Tag: Jose Contreras

Have The Philadelphia Phillies Already Found Their Closer?

In the last two years, the Phillies closer role has been filled by “a veritable who’s who of incompetent puppets,” as said by Dr. Kelso from ABC’s television show Scrubs .

In 2009, Brad Lidge did almost everything in his power to warrant a demotion from the closer’s role, if not from the major league roster in general. 

Blowing an almost mind numbing 11 saves, as well as posting a 5.45 FIP, he was clearly earning the loser portion of closer. 

His gallant replacement was set-up man Ryan Madson. His pitching featured a simmering high 90’s fastball and disappearing changeup. He spelled Lidge on occasion, but unfortunately managed to muster an equally poor six blown saves. Despite that ugly number, Madson was mostly a victim of bad luck as his 3.23 FIP shows.

Regardless, to say the Phillies closer has been a weak spot would be an understatement.

Coming into 2010, Brad Lidge was on the DL after multiple offseason surgeries, Ryan Madson was the stand-in closer, and Jose Conteras was a 38-year-old former starting pitcher that had suffered a disappointing 2009 campaign. The Phillies had taken a one-year flier on in an attempt to add some middle relief depth.

What a drastic role-reversal a couple of months can create. 

Now, in mid-May, after a brief and relatively successful return, Brad Lidge is back on the disabled list, Ryan Madson ended up on the wrong side of a fight against a folding chair, and Jose Contreras, yes that Jose Contreras, has emerged as the Phillies most successful and dominant reliever. 

Contreras’s rise has been quite extraordinary. He went through spring training with some bad statistics and some ugly outings. He looked like he was somehow going to turn the Phillies’ very small investment into a bad deal.

But somewhere between Spring Training and the regular season, Jose Contreras managed to figure something out. 

At this point in the season, albeit early season, Contreras owns a magnificent 9.0 K/BB rate and 1.82 FIP. 

He is striking out batters at an alarming rate with a filthy mix of mid-90’s splitters and nasty sliders. Even more importantly, he has maintained some outstanding control with a very respectable BB/9 rate of 1.35.

So as of right now, the Phillies bullpen is not acting like the hole that would sink the Phillies ship that many expected it to be. Even more importantly, even in the absence of Brad Lidge and Ryan Madson, the Phillies closer role looks to be in decidedly good hands.

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Philadelphia Phillies GM Ruben Amaro’s Offseason Signings Deserve Kudos

After the Philadelphia Phillies fell just short of repeating as World Series Champions, GM Ruben Amaro spent the offseason actively reshaping the club.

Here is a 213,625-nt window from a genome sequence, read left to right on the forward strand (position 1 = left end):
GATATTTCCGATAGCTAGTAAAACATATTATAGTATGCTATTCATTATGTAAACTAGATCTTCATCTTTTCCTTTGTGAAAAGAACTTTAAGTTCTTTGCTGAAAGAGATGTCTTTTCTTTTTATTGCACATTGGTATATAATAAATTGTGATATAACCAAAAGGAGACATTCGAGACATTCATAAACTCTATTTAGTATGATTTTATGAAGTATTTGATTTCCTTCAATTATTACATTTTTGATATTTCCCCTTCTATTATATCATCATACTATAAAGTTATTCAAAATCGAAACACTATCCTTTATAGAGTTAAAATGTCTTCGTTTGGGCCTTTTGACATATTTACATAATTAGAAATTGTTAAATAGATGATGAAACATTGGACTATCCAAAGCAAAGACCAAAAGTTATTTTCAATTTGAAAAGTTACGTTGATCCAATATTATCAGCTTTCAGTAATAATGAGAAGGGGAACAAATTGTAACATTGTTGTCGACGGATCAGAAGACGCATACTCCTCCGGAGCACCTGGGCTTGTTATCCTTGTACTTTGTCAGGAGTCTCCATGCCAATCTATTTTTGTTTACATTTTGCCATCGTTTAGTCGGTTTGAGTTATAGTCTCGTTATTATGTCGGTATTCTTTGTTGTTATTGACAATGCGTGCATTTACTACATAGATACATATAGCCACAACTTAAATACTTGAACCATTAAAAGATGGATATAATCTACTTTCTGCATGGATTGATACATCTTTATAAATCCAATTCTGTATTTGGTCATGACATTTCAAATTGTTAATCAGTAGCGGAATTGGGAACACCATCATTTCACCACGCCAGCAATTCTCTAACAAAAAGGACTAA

Of course, the biggest news involved the tandem trades of Cy Young hurlers Roy Halladay and Cliff Lee. Beyond that, Amaro used the free agent talent pool to land a new regular third baseman and essentially perform a makeover on both his bullpen and bench. 

The Phillies GM wasted little time when he inked Placido Polanco to replace Pedro Feliz at the hot corner. The deal came with some fan fare as it brought back a player who had been traded away when the team made a commitment to build around Chase Utley at second base.

Polanco remained in Phillies fans’ consciousness during his five seasons in Detroit by hitting .311 and winning a pair of Gold Gloves at second base. This time around, Amaro decided that they could make room for baseball’s best second sacker in Utley and Polanco by sliding the free agent over to third.

The move appears to be a winner. Polanco has quickly settled into his new position and looks right at home. He has also generated the additional offensive production Amaro was seeking—hitting .274 with 4 HR and 16 RBI after 28 games. 

The other signings were not front page worthy news, but overall appear to have been astute decisions. And, with the wide array of injuries the Phillies have experienced thus far in 2010, the improved depth is making a positive  impact. 

Before pulling up lame with a strained hamstring last evening, Juan Castro has had ample opportunity to show why Amaro wanted him. He is a clear improvement at the plate and in the field over Eric Bruntlett. 

Castro has filled in nicely for the injured Jimmy Rollins— displaying some flashy leather work and surprising pop in his bat. Amaro even had the foresight to stockpile talent by signing Wilson Valdez, who has proven to be a capable backup as well. 

Ross Gload is one of the better left-handed pinch hitters in baseball. And, Brian Schneider is one of the league’s top backup backstops. 

From a financial perspective, the biggest free agent acquisition in the pitching department was right handed reliever Danys Baez. Thus far, the former closer has displayed closer stuff with journeyman command. 

The most impactful bullpen addition, though, appears to be veteran Jose Contreras. After several mediocre years as a starter, the Colorado Rockies moved him into a relief role late last season. 

Apparently Contreras caught the Phillies attention enough for them to take a shot on him—and it appears they nailed it. The big righty still throws gas and has a truly nasty splitter. In 14.2 innings of work, Contreras has a 1.04 ERA with 14 K’s and zero walks.

The performance of Brad Lidge since returning to the big club has been encouraging. Should he falter; however, Contreras and his high 90s splitter appear to be a great backup plan. 

During the winter, news of signing players such as Castro, Gload, Schneider, Valdez and Contreras didn’t exactly light up the sports radio airwaves or blogoshere.

But, a month into the season, it sure looks like kudos are in order for Ruben Amaro. Oh, yeah, and although it wasn’t via free agency—the acquisition of Roy Halladay looks pretty special, too. 

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